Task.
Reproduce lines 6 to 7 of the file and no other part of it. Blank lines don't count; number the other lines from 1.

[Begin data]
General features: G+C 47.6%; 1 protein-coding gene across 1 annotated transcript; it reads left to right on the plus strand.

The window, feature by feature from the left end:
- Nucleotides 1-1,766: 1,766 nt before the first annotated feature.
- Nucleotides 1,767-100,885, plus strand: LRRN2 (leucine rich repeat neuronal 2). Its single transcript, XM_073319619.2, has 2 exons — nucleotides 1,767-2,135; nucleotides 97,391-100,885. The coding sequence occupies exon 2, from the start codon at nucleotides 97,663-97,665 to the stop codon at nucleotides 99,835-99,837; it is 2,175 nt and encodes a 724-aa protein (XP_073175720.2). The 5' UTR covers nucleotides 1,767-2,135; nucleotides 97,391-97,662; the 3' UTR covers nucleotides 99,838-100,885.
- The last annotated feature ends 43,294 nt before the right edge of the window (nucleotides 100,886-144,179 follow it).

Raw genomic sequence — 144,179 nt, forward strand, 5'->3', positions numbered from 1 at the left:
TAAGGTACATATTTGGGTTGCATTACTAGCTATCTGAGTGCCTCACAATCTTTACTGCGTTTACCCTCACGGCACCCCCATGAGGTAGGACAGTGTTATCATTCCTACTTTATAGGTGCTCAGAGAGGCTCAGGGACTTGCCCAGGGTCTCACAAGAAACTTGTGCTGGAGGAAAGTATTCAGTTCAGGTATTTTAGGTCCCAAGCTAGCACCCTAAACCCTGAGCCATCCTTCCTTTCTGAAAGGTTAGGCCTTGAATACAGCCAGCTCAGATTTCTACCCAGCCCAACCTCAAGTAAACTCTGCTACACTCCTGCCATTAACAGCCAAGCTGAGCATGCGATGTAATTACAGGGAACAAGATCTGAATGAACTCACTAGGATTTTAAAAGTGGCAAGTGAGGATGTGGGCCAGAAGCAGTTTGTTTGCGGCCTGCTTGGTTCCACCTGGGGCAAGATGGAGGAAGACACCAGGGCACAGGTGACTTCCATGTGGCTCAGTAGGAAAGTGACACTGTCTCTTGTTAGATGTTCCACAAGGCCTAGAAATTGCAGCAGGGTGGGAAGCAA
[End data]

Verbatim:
Raw genomic sequence — 144,179 nt, forward strand, 5'->3', positions numbered from 1 at the left:
TAAGGTACATATTTGGGTTGCATTACTAGCTATCTGAGTGCCTCACAATCTTTACTGCGTTTACCCTCACGGCACCCCCATGAGGTAGGACAGTGTTATCATTCCTACTTTATAGGTGCTCAGAGAGGCTCAGGGACTTGCCCAGGGTCTCACAAGAAACTTGTGCTGGAGGAAAGTATTCAGTTCAGGTATTTTAGGTCCCAAGCTAGCACCCTAAACCCTGAGCCATCCTTCCTTTCTGAAAGGTTAGGCCTTGAATACAGCCAGCTCAGATTTCTACCCAGCCCAACCTCAAGTAAACTCTGCTACACTCCTGCCATTAACAGCCAAGCTGAGCATGCGATGTAATTACAGGGAACAAGATCTGAATGAACTCACTAGGATTTTAAAAGTGGCAAGTGAGGATGTGGGCCAGAAGCAGTTTGTTTGCGGCCTGCTTGGTTCCACCTGGGGCAAGATGGAGGAAGACACCAGGGCACAGGTGACTTCCATGTGGCTCAGTAGGAAAGTGACACTGTCTCTTGTTAGATGTTCCACAAGGCCTAGAAATTGCAGCAGGGTGGGAAGCAA